You are browsing the archive for 2019 September 03.

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Pennsylvania Governor Tom Wolf Misses the Mark on School Choice

September 3, 2019 in Economics

By Corey A. DeAngelis

Corey A. DeAngelis

Pennsylvania Governor Tom Wolf recently vetoed a
bill that would have expanded private school choice for low- and
middle-income families. Less than two months later, Wolf
is calling
to further regulate
 the commonwealth’s public charter
schools. At first glance, his new plan sounds like a great idea. I
mean, who can argue with slogans like “quality
education for all students
” and “taxpayer accountability”?

The only problem is that the policy prescriptions actually get
us further away from the stated goals. Here’s why.

The governor’s plan calls to “prevent charters from overcharging
school districts and taxpayers” to achieve “fair funding.” This
recommendation has it completely backwards. According to the most
recent data from
the Pennsylvania Department of Education, district-run public
schools spend $19,242 per child and public charter schools spend
$14,113 per child. That’s right, public charter schools spend
$5,129 – or 27 percent - lessper
pupil than district-run public schools.

This large funding disparity is especially disturbing
considering public charter schools serve over double
the proportion
 of students
of color
 and 1.3
times the proportion
 of economically
disadvantaged students
compared to district-run schools.
Systematically underfunding historically disadvantaged groups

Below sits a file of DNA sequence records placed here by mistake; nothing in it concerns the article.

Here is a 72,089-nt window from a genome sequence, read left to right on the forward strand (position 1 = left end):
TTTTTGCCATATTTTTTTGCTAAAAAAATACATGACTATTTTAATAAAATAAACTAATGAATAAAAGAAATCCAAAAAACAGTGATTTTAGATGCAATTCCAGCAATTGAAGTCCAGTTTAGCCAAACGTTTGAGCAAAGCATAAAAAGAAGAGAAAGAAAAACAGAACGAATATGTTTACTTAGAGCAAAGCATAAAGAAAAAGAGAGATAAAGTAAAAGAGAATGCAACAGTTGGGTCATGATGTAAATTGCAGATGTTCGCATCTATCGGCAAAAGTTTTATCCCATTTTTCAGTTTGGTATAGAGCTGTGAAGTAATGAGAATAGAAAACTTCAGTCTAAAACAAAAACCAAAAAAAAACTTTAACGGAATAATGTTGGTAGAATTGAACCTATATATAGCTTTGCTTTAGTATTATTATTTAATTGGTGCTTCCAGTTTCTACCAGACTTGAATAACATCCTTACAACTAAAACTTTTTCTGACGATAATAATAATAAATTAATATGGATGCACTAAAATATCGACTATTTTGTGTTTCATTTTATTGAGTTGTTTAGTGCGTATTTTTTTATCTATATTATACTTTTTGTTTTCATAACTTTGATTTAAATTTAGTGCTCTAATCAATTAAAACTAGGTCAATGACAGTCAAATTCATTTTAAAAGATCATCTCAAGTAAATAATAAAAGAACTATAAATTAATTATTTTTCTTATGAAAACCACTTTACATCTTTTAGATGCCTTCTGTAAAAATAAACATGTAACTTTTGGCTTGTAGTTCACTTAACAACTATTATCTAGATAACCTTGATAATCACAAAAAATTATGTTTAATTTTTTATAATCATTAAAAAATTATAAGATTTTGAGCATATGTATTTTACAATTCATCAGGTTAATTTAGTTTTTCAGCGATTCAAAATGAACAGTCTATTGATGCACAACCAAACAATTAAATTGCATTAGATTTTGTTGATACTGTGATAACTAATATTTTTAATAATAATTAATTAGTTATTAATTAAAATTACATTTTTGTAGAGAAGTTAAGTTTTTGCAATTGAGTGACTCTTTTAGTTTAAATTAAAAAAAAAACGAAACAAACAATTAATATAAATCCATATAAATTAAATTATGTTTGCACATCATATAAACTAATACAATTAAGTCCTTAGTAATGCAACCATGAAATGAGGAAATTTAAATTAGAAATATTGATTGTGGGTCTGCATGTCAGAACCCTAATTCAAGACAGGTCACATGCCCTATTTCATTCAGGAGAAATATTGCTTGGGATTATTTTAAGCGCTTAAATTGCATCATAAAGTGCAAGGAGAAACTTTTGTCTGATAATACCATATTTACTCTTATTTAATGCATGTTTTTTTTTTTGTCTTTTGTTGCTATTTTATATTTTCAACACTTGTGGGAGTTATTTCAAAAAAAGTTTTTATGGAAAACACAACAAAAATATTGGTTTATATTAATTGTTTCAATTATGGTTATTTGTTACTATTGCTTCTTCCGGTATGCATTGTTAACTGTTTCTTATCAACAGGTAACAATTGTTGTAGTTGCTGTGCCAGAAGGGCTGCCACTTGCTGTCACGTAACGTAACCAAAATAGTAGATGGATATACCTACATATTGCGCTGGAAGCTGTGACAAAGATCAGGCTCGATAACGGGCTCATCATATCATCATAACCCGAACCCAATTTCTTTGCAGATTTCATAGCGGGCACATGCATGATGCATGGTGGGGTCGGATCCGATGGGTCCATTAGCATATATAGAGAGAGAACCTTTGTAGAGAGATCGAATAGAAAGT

obviously isn’t fair. So why would anyone think it would be fair to
increase these funding inequities?

Fair funding means giving all children the same education
dollars regardless of what kind of school works best for them. If
Governor Wolf wants fair and equal funding for public education, he
should instead be calling for a big increase in per pupil funding
for public charter schools. Yet here we are.

The plan similarly calls to “make charters pay for their
administrative costs instead of taxpayers” for “taxpayer
accountability. But district-run public schools also have
administrative costs that are covered by taxpayers. Why should
public charter schools have to cover these costs when they already
receive less than three-quarters of the per pupil funding as
district-run public schools? Again, this double standard doesn’t
sound like “fair funding for all public schools.”

And we haven’t even gotten to the worst part.

Wolf also wants to “limit enrollment at underperforming
charters” so that we can have “quality education for all …read more

Source: OP-EDS

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Empire America: Why Washington Can't Reduce Its Military Footprint

September 3, 2019 in Economics

By Ted Galen Carpenter

Ted Galen Carpenter

As negotiations between the United States and the Taliban continue, it is increasingly clear that even if an agreement emerges, any U.S. troop withdrawal from Afghanistan will be partial, not total. President Donald Trump recently confirmed that point. “Oh yeah, you have to keep a presence,” Trump said in an interview with Fox News radio. “We’re going to keep a presence there.” He did indicate that the current troop level of more than 14,000 was being reduced to 8,600. Further reductions might take place if a final accord could be reached, but a sizable contingent of Special Forces personnel, intelligence operatives, and military contractors would remain indefinitely.

Disappointed advocates of a complete withdrawal from America’s longest war believed that, once again, the president listened to military leaders and congenital hawks such asSen. Lindsey Graham (R-SC) and backed away from his intention to extricate the United States from the seemingly interminable conflict. A similar pattern had emerged in the summer of 2017, when National Security Adviser H. R. McMaster, Secretary of Defense James Mattis, and other advisers successfully prevailed on Trump to abandon the pledgehe made during the 2016 presidential campaign to terminate the Afghanistan mission.